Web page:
It is a place with a long and rich history in Colorado. But, for most travelers, it’s been relegated to the category of ‘that place.’ But, places like Trinidad---not quite 200 miles south of Denver on I-25---hold secrets that are now just being discovered. For anyone willing to invest, say, an afternoon or even a weekend, Trinidad and the surrounding area, can absolutely fascinate.
This historic mining town has all the things you would want in a getaway; the Spanish Peaks and the Sangre de Cristo Mountains, recreation, including great lakes and hiking, camping, fishing and a picturesque downtown.
The city’s stately architecture captures the eye; the old buildings like the First National Bank and the turn of the century brick-laid streets are timeless. The buildings are ‘old, boom-town Trinidad,’ at its best.
But if things work out and the driving energy that is cracking the egg on a ‘new Trinidad’ is successful, the city may---just may---transform into a destination stop for north-south interstate travelers.
Energized by a new municipal vision, local volunteers and some powerful outside forces, Trinidad is on the move. City Manager Greg Sund calls it ‘economic gardening,’ an “incremental approach to economic development.” It’s an approach he calls “more efficient and effective” in working with the business community.
It began when the city revived its urban renewal authority. It includes, among other things, economic incentives to business owners and reaching out beyond Trinidad. The approach includes a plan to do in Trinidad what has worked in a number of other big and small towns across the country.
One component is something called Art Space. First tried in Minneapolis, Minnesota, it identifies a spot conducive for artists to set down roots. In Minneapolis, the city targeted long out of use warehouse districts. Because they were affordable for struggling artists, they were ideal. The seed sprouted and things took off. Trinidad hopes the same thing happens here and it catches a lot of eyes. Lending a hand is historic preservationist giant and Denver icon, Dana Crawford. Crawford’s name is routinely connected to Denver’s iconic Larimer Square.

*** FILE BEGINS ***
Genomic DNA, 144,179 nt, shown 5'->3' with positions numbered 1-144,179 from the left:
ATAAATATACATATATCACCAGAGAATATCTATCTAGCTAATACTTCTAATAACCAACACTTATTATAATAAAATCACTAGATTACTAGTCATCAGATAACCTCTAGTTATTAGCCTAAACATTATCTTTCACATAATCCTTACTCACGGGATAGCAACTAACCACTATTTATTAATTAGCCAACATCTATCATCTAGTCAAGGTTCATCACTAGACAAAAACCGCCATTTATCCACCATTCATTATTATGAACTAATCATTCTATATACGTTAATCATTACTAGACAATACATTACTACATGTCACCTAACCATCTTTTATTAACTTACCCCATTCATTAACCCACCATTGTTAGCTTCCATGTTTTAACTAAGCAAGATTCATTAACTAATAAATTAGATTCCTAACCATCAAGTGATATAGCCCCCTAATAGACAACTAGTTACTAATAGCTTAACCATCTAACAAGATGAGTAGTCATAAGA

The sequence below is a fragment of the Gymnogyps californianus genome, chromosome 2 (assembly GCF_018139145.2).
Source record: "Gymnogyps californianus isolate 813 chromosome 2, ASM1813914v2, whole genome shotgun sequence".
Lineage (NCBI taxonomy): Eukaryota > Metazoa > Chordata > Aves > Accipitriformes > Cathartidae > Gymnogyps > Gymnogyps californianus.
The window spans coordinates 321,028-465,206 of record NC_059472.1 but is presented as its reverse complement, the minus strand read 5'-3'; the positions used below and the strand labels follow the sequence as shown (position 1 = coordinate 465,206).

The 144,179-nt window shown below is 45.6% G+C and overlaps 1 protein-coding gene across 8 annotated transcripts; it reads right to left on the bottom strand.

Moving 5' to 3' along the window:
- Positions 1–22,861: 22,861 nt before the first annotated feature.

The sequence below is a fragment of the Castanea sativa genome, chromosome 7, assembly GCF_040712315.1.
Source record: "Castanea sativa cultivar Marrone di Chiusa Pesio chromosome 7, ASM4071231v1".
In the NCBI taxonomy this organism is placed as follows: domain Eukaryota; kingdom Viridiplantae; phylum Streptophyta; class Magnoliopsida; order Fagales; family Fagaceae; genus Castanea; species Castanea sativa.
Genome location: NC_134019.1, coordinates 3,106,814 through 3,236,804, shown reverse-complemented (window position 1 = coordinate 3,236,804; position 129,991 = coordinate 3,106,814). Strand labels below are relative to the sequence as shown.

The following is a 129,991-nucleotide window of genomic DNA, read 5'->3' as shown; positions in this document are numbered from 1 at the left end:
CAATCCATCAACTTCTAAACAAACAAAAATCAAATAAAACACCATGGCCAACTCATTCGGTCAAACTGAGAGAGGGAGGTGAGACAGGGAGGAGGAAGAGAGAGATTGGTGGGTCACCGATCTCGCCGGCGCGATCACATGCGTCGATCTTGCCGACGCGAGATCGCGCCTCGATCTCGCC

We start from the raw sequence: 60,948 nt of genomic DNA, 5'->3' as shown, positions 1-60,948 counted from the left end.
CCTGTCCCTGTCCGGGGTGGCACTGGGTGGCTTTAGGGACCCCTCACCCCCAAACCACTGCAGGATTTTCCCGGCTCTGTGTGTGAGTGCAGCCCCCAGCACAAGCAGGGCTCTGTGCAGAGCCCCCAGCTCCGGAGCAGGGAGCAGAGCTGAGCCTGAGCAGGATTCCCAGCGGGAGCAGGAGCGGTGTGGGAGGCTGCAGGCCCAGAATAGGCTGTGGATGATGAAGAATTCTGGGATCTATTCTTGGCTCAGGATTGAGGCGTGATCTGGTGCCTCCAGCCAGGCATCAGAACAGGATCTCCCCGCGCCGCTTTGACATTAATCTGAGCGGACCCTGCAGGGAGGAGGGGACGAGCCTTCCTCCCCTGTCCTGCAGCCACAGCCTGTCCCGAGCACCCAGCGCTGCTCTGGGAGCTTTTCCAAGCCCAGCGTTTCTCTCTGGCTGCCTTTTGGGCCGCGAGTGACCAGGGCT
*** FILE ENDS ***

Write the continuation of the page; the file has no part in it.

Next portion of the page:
“When you’re a small community, it’s not always easy to get your name out,” said Crawford. But she believes that working with the city and investors, Trinidad can become more than “a place to stop for gas and a hamburger.”
For people outside of Trinidad, said Crawford, “they’ve missed the point of Trinidad.” The town is populated with buildings that are certainly too expensive to be replicated today, including its churches, civic buildings and hotels. One look at the city’s main streets underscores her point. Its profile is courtesy of turn of the century architectural icons, the Rapp Brothers. They also had a big hand in Santa Fe’s one of a kind architecture.
Crawford, more doer than dreamer, suggests southern Colorado is the state’s hidden gem. And that people looking for a getaway from Denver head south 190 miles and not west on the oftentimes gridlocked I-70.
This southern Colorado renaissance has a strong state and national economy going for it, said Trinidad Downtown Development Coordinator, Andrew Wallace. “We’ve been able to add jobs and increase our tourism economy.” The uptick has also helped “stabilize a lot of our finances so that we can reinvest.”
The Colorado Springs native has been with the city two years. He likes that he’s a part this embryonic reawakening. What the city is doing, he said, “is not only a financially good idea but also doing it in a great environment.” If you’re saving buildings instead of tearing them down “you’re part of something good. “ He wants people to think of Trinidad not so much as the old-time coal town it once was, but a place where they can escape into a great environment and land in idyllic small town Colorado.